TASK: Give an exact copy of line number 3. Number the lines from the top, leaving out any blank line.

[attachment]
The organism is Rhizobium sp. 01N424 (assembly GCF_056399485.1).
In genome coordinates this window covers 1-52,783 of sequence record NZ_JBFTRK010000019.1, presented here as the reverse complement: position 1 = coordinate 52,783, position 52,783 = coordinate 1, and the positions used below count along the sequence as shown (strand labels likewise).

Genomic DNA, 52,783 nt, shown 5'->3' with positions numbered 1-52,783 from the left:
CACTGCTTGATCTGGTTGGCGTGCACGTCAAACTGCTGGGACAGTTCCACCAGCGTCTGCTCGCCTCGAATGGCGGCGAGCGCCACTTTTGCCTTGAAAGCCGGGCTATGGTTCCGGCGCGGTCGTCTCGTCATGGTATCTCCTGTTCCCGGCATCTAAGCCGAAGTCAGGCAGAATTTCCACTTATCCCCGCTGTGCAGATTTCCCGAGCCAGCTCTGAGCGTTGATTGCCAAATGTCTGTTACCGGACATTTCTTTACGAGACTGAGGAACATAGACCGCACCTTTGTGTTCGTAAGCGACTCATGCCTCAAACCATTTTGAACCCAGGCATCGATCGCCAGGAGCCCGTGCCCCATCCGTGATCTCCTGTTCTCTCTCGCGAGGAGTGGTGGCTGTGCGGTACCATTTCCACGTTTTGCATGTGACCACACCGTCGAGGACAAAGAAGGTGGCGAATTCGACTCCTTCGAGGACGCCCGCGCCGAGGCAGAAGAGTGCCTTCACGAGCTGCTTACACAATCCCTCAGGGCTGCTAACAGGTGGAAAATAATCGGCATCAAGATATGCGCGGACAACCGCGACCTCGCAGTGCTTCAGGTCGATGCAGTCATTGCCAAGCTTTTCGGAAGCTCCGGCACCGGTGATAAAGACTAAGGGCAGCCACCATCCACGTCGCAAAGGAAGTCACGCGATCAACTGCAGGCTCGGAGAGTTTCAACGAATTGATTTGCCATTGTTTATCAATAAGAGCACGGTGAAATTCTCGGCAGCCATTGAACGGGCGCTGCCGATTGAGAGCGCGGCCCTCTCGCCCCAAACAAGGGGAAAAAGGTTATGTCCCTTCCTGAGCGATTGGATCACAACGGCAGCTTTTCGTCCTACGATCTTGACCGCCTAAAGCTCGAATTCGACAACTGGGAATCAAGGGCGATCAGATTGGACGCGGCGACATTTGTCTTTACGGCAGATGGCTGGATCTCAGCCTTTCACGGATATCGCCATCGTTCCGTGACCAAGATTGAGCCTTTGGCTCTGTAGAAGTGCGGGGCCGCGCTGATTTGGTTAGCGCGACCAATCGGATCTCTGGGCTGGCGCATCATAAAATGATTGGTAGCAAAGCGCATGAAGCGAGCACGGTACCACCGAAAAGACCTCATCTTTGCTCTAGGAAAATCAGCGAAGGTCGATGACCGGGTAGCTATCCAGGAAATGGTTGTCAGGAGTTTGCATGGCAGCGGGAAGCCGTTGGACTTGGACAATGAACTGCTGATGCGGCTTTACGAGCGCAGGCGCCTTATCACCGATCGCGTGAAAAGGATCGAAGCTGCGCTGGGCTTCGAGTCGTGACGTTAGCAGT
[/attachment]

Genomic DNA, 52,783 nt, shown 5'->3' with positions numbered 1-52,783 from the left: